Mutiny Radio Continues its Rebellion

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The original logo for Mutiny Radio, which can still be seen above the station’s doorway at 21st and Florida streets, depicts a hand reaching out of the sea gripping a microphone. The intent was likely to demonstrate nothing could sink its broadcast.   But station manager Pam Benjamin now sees the graphic differently. “It looks like we thought we were drowning,” she said.

When the logo was developed the station was barely afloat. The Federal Communications Commission had clamped down on its predecessor, Pirate Cat Radio, for unlicensed FM transmission. Pirate Cat founder Daniel “Monkey Man” Roberts pulled the plug in 2011 after becoming embroiled in a disagreement with the DJs. A collective arose after his departure; it took several months for the new organization to take root.

Today, a new logo appears in the station’s window: a sturdy ship’s bow intertwined with a nautical steering wheel. “I think we are in a better place now, so we’re changing it over,” Benjamin explained.

The sea-themed symbols are almost all that remain of the Pirate Cat days. Most of the DJs are new. The station’s site, once a coffee shop where patrons could watch the broadcast through soundproof glass, has been replaced with a performance space. And, even though Mutiny Radio barely covers its costs, there is sense that things are getting easier.

Aired solely on the Internet now, whether it’s covering the Occupy Movement or interviewing musicians such as George Clinton, the station offers its DJs the opportunity to present an independent community voice. For $75 a month – which works out to less than $10 an hour – and a few weeks training, anyone with a concept can get on the air.

“We’re really about promoting art and free speech and giving people a voice,” said Benjamin, who noted that the DJs range in age from 78 to college undergraduates. “I’ll give technical advice, but otherwise it’s radical free speech. They can do anything they want.”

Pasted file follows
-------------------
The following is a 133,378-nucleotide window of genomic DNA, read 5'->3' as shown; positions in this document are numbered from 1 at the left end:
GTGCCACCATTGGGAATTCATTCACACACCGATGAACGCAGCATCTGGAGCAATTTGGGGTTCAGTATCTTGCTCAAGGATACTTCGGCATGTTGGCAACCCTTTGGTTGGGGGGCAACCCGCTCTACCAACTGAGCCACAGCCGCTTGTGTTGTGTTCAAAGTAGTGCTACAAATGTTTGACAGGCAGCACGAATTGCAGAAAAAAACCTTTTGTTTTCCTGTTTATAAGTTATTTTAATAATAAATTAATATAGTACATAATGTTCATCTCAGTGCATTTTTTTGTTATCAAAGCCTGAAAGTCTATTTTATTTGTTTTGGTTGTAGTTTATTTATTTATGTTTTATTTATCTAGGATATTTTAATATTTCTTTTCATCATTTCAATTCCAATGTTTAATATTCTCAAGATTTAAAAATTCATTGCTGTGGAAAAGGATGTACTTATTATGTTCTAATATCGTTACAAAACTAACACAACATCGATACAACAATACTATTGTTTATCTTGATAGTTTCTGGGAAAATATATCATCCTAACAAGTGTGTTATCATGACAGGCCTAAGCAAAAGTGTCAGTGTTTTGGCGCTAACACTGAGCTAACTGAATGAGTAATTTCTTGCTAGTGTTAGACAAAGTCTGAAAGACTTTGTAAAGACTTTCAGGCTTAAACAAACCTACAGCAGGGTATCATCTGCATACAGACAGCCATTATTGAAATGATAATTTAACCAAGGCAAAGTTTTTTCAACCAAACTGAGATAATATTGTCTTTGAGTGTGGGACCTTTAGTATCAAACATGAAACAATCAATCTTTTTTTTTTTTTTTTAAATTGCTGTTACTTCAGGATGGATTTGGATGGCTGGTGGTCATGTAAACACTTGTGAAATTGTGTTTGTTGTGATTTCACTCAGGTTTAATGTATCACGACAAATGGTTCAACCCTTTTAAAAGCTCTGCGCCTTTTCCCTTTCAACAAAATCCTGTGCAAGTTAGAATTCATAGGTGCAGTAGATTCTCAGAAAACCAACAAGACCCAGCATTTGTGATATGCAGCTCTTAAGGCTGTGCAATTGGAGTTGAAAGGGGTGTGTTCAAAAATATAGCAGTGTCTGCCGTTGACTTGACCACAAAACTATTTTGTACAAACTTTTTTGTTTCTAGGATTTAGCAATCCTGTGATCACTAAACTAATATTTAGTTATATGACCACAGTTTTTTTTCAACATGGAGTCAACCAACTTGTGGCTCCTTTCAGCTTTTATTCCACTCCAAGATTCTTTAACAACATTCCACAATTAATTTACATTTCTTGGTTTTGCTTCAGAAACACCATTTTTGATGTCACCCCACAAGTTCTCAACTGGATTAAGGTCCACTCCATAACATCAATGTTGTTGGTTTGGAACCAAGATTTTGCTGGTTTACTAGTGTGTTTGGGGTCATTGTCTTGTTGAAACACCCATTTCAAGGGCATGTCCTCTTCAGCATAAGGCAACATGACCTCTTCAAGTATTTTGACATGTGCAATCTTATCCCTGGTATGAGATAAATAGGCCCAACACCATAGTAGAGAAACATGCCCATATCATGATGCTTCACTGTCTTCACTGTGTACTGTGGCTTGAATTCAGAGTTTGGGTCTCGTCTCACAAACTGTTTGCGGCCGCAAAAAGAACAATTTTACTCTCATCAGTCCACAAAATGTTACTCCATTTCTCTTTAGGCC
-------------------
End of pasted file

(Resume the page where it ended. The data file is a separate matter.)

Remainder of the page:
The station rents out airtime to the public from 6 to 8 p.m. on Saturdays. “For $40, they can have two hours with a board op, the space and a podcast,” she explained. If they’re enterprising, they can charge admission to the space as well. The door is split with the station, up to $100.  “I want to give people the opportunity to try to create their own economics with their art and, if not, still get to do a free show for 20 bucks an hour,” she added. “I’m a socialist and I believe in people making money for their work.”

The space seats 30, thanks to chairs donated just two months ago. The socialist theme is reflected in the station’s current art exhibit, which features posters of labor leaders as baseball cards. The artist, Bill Morgan, a retired San Francisco elementary school teacher, hosts the show Labor and Love on Saturdays. “As a teacher I always wanted to get the labor movement into the curriculum,” he explained. While he wasn’t entirely successful, he collected a lot of materials over the years that are now useful in his program. “I define labor pretty broadly. I think poverty, immigration and social security are all based on labor,” he said. And the protest music he intertwines between news and interviews is as much Tupac and Queen Latifah as it is Woody Guthrie.

Morgan’s show is one of 40 now on the air.  Themes range from news to LGBT discussions to Japanese retro music. Flat Black Plastic plays all vinyl, the DJ having built his collection working several years at Ameoba. The station broadcasts 24 hours a day; any open time is filled with previously recorded shows.

Six nights a week Mutiny hosts live events, the newest a sex-positive talk and demonstration on Wednesdays. A majority of the station’s programming is self-created, rather than copyrighted music. Comedy – Benjamin’s art – dominates the live entertainment. The curated Pamtastik’s Comedy Clubhouse on Friday night averages 30,000 podcast downloads a month.

In March the station hosted a comedy festival fundraiser, featuring 25 shows in five days, which raised more than two-thirds of the $3,000 Mutiny needs annually to cover its expenses. In the past the station has utilized Kickstarter to generate funds.

The $3,000 makes up what the DJ fees don’t cover in rent. Benjamin explained she’s loath to make those cost-prohibitive to people getting on the air. While the comedians who participated in the fundraiser donated their time, she refused to make it a pay-to-play affair for them. “I’m a socialist,” she repeated. “It seems in San Francisco artists and teachers of any kind have to be poor and there is an attitude that people who do what they like to do shouldn’t get paid.”

Mutiny Radio isn’t anything close to a profitable affair, but it’s surviving nonetheless with a wealth of underground spirit.